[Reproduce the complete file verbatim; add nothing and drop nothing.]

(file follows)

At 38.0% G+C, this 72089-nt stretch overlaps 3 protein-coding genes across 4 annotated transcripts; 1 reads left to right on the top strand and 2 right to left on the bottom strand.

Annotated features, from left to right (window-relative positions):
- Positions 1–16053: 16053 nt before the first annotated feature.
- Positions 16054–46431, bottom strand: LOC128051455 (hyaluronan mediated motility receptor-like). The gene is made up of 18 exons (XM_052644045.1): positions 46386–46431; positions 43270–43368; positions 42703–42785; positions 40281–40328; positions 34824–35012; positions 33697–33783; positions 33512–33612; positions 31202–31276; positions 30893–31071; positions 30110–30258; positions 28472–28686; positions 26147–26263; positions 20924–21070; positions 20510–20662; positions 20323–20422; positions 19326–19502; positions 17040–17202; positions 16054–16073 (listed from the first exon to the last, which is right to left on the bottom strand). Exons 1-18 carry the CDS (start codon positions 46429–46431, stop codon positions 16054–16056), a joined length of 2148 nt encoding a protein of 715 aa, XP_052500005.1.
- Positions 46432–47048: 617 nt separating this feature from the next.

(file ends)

At 38.0% G+C, this 72089-nt stretch overlaps 3 protein-coding genes across 4 annotated transcripts; 1 reads left to right on the top strand and 2 right to left on the bottom strand.

Annotated features, from left to right (window-relative positions):
- Positions 1–16053: 16053 nt before the first annotated feature.
- Positions 16054–46431, bottom strand: LOC128051455 (hyaluronan mediated motility receptor-like). The gene is made up of 18 exons (XM_052644045.1): positions 46386–46431; positions 43270–43368; positions 42703–42785; positions 40281–40328; positions 34824–35012; positions 33697–33783; positions 33512–33612; positions 31202–31276; positions 30893–31071; positions 30110–30258; positions 28472–28686; positions 26147–26263; positions 20924–21070; positions 20510–20662; positions 20323–20422; positions 19326–19502; positions 17040–17202; positions 16054–16073 (listed from the first exon to the last, which is right to left on the bottom strand). Exons 1-18 carry the CDS (start codon positions 46429–46431, stop codon positions 16054–16056), a joined length of 2148 nt encoding a protein of 715 aa, XP_052500005.1.
- Positions 46432–47048: 617 nt separating this feature from the next.